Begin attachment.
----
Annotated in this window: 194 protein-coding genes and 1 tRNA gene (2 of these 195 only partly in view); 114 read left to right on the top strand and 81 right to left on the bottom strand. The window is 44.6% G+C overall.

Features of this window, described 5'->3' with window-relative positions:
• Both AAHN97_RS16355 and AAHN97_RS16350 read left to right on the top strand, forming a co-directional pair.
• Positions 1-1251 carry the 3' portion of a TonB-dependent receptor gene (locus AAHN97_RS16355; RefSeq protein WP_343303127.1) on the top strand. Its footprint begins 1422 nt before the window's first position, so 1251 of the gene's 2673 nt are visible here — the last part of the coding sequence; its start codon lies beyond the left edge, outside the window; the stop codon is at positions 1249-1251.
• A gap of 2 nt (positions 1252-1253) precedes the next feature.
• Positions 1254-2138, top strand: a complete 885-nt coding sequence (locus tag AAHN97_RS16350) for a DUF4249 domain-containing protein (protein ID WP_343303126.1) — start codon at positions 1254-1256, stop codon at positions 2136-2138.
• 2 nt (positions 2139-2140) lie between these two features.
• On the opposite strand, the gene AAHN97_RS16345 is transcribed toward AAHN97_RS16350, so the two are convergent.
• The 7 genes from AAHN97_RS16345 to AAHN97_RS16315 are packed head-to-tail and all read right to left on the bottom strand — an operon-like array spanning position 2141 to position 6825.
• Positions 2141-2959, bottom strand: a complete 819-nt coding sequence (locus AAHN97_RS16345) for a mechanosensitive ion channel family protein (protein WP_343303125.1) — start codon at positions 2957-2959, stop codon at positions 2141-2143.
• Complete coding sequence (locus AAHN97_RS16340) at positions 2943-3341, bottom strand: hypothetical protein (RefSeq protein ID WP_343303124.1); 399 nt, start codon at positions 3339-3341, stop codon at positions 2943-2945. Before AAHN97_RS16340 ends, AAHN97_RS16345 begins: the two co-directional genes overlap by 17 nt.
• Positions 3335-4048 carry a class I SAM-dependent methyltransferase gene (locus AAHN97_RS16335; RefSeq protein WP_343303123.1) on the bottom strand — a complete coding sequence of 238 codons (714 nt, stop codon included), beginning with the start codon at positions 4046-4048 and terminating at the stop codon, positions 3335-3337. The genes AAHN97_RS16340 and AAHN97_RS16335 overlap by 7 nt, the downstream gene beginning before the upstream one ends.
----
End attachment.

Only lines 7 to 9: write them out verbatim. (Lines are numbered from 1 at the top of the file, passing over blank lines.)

• 2 nt (positions 2139-2140) lie between these two features.
• On the opposite strand, the gene AAHN97_RS16345 is transcribed toward AAHN97_RS16350, so the two are convergent.
• The 7 genes from AAHN97_RS16345 to AAHN97_RS16315 are packed head-to-tail and all read right to left on the bottom strand — an operon-like array spanning position 2141 to position 6825.